[Ralph Riegel, Independent, 5 April]

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State exams are a rote learning memory test and aren’t serving our children’s future needs

Posted in Teaching on March 12th, 2018 by steve

Ireland“The current system primarily based on ‘one-off testing’ – namely Junior and Leaving Certificate examinations – reflects more as a memory test suited to rote learning rather than genuinely assessing a student’s learning, knowledge, ability or acumen for a subject …” (more)

[Geoffrey Browne, TheJournal.ie, 12 March]

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Education Committee to discuss continuous assessment for State Examinations

Posted in Teaching on March 6th, 2018 by steve

Ireland“The Committee on Education and Skills will focus on continuous assessment for State Examinations at its meeting on Tuesday, 6 March 2018. Attending the meeting are: representatives from the Association of Secondary Teachers Ireland (ASTI); Teachers’ Union of Ireland (TUI); Union of Students in Ireland (USI); and the National Parents’ Council Post-Primary …” (more)

[Houses of the Oireachtas, 6 March]

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Exam body failed to budget for rise in student numbers

Posted in Teaching on December 27th, 2017 by steve

Ireland“A failure to budget for a growing number of students sitting exams has been blamed for mounting losses at the State body which oversees the Leaving and Junior Certificate tests. The State Examinations Commission has reported that the size of its annual deficit more than tripled last year to over €2.2m …” (more)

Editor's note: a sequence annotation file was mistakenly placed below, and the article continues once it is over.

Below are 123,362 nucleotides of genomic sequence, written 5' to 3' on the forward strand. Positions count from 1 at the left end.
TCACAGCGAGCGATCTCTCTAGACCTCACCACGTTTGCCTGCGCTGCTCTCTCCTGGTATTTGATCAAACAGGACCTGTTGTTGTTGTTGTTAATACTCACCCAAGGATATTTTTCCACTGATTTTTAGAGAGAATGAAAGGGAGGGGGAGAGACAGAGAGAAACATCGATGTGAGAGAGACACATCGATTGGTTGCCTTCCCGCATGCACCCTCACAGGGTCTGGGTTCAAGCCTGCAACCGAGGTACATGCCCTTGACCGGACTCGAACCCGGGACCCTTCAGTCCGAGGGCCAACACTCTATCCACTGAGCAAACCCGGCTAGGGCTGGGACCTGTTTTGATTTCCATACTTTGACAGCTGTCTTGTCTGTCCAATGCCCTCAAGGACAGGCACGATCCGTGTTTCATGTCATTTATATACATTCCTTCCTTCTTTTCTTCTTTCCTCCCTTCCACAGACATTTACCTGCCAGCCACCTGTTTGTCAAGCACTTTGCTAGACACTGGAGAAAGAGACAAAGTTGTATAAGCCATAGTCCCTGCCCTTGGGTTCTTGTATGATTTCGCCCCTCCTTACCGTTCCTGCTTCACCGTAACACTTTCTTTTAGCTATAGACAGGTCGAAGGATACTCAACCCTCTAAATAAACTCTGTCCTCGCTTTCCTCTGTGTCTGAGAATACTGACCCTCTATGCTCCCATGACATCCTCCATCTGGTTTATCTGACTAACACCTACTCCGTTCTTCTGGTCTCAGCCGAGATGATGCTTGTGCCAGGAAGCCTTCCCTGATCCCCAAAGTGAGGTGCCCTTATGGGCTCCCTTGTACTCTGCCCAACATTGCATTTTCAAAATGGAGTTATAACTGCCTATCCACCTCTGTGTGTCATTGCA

[Seán McCárthaigh, Irish Examiner, 26 December]

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Study suggests overhaul of how maths is taught at primary level

Posted in Teaching on October 19th, 2017 by steve

Ireland“Children’s progress in maths at the age of nine has a major influence through to Junior Certificate preparations and suggests a need to overhaul how it is taught at primary level, a leading education researcher says …” (more)

[Niall Murray, Irish Examiner, 19 October]

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Girls continue to outperform boys in Junior Cert

Posted in Life on September 15th, 2017 by steve

Ireland“Girls continue to outperform boys at Junior Cert level, with more female than male students scoring A grades in 18 out of 21 higher-level subjects this year, according to the 2017 results. Girls also scored higher than boys in most subjects at ordinary level …” (more)

[Sorcha Pollak, Irish Times, 15 September]

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ASTI clears way for junior cycle pupils to sit vital English exam